Step Four – Name the location of your diary. Make sure that your use the words ‘south’ ‘west’ and ‘trains’ – each separated with a dash. Again, this is juice for the search engines. Make a note of what the full URL is. In this case it’s http://tim-south-west-trains.blogspot.com
Step Five – Choose one of the ready-made designs on offer and before you know it, you’ll find yourself presented with a data entry screen. You’re ready to make your first entry! You can now make an introductory post explaining what the diary is for or – if you have the data to hand – make your first complaint.
Make sure you include the following information for each entry. This allows SWT (and us) to confirm exactly which train(s) you were travelling/counting on when the problem occurred.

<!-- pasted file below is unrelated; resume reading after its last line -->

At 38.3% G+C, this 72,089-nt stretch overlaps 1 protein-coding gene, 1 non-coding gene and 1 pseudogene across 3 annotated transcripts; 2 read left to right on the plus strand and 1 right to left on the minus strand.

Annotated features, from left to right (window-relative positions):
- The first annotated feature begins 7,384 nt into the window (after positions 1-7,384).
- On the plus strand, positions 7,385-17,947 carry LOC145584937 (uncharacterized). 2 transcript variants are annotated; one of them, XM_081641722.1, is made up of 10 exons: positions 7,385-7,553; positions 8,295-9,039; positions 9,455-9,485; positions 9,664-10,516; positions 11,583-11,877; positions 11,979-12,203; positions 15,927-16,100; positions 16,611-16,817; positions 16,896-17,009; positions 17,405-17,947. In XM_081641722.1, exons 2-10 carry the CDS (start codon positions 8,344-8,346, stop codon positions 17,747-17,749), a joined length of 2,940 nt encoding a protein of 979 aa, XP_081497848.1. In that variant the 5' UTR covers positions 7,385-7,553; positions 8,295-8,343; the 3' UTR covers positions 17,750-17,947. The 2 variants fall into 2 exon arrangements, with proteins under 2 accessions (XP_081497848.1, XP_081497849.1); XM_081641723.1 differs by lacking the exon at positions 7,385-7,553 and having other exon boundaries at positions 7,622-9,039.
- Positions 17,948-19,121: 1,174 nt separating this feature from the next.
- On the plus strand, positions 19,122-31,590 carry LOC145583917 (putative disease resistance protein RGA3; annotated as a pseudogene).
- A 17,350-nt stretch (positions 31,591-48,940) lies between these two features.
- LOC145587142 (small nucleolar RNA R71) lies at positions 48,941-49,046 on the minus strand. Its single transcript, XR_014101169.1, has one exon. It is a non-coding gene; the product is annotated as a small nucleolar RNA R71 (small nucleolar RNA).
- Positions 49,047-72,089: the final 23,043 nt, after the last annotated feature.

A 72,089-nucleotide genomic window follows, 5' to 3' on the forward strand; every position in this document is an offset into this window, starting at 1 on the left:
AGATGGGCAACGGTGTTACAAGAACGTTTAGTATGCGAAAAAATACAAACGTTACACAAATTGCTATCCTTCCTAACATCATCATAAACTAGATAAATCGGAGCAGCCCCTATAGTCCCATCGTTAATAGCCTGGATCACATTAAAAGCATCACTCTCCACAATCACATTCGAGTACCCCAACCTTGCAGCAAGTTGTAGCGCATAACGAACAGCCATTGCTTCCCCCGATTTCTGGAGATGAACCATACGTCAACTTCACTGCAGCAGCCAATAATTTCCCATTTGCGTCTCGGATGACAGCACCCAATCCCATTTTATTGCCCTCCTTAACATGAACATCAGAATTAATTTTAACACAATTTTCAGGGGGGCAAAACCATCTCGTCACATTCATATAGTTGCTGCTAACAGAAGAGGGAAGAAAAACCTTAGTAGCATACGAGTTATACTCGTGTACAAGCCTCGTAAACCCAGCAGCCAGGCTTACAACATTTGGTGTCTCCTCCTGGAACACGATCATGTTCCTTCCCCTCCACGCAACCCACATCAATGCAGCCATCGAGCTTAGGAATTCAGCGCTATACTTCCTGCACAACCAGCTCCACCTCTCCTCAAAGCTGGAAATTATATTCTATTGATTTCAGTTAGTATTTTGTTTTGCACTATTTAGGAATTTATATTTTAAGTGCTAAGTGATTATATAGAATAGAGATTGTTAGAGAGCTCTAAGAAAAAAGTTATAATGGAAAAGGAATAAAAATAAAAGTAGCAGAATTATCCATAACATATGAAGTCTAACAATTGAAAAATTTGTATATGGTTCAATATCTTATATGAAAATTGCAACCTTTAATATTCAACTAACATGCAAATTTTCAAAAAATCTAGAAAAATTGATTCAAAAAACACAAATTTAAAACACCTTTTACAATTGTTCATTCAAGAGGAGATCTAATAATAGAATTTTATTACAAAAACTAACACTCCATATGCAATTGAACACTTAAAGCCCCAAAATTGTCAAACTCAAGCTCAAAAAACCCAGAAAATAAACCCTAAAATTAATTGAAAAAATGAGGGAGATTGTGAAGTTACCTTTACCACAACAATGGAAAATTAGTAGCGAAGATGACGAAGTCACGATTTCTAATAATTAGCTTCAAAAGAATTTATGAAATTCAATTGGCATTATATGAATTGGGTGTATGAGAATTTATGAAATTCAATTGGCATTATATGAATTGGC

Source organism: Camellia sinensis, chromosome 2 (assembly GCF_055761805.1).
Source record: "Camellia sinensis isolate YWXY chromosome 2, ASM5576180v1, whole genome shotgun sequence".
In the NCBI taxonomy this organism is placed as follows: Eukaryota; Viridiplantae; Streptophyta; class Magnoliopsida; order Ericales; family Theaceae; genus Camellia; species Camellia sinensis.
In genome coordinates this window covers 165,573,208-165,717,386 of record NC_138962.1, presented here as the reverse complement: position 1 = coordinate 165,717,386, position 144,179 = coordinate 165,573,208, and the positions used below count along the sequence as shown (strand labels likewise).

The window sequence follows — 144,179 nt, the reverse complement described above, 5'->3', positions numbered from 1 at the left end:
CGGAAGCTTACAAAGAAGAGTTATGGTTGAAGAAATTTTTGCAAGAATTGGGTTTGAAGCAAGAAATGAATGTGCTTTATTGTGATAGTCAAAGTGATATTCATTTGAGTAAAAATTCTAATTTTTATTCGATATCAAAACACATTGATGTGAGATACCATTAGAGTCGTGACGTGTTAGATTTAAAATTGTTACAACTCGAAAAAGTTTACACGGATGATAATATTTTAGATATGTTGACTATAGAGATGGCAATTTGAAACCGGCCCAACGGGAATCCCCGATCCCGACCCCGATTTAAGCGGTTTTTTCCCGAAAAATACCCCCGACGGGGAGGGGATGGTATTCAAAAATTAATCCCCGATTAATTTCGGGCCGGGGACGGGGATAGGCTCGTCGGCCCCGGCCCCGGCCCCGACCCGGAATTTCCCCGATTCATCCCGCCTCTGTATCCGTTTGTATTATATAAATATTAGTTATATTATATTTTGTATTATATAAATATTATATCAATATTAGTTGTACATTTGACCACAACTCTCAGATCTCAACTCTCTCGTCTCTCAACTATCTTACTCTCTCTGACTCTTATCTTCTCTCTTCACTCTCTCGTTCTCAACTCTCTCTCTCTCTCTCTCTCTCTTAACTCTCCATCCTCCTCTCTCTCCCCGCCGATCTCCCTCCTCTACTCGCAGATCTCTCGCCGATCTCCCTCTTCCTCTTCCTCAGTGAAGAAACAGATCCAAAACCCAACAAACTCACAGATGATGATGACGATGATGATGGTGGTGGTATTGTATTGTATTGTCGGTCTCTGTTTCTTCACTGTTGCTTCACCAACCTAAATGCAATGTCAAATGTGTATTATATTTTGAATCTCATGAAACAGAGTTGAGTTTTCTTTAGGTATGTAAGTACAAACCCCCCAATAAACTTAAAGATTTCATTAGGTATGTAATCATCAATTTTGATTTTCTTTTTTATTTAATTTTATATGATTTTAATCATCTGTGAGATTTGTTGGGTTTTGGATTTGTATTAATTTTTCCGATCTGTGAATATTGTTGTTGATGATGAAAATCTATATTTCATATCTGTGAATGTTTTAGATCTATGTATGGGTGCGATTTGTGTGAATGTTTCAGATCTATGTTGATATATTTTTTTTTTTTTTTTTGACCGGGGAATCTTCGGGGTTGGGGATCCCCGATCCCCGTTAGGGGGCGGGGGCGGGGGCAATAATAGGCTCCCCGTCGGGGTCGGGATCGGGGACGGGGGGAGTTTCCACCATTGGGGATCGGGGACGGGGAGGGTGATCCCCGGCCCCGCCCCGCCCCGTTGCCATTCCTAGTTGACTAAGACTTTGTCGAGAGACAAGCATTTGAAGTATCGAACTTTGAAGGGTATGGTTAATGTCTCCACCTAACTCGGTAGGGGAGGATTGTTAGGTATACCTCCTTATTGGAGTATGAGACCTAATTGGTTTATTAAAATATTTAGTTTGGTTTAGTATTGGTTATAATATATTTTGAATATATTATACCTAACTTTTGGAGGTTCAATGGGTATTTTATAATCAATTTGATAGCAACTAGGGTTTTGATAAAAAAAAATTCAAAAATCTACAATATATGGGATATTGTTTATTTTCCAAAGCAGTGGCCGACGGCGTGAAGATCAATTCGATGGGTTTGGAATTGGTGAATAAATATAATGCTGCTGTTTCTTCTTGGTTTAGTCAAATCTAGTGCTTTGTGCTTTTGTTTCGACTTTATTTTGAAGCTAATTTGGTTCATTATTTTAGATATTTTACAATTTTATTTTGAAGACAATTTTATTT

Scheduled Dep. Time:
Details of complaint:
When you’re done with your entry, click ‘Post & Publish’ (you can always go back if you make a mistake).
Step Six – Enter the URL for your diary into the address bar of a separate browser window and click ‘Go’ – this will take you to the published version of your online diary or weblog. When you’re done, send a copy of this URL to – manic AT bloggerheads DOT com – so we can publish a link to it here.
Step Seven – (optional) – With some digging around, you can make some important changes to your weblog such as changing the Time Zone to GMT (in Settings –> Formatting) and perhaps even adding some outbound links to the sidebar (in Template; best left for more advanced users). You can even spend time making it pretty if you want, but what counts is the content…
Step Eight – Make Entries! Often! Get into the habit of jotting down important details whenever something goes wrong and making entries as soon as you reach home or work. (If you use a small book or pocket diary to do this, you have an added record for reference… and evidence.)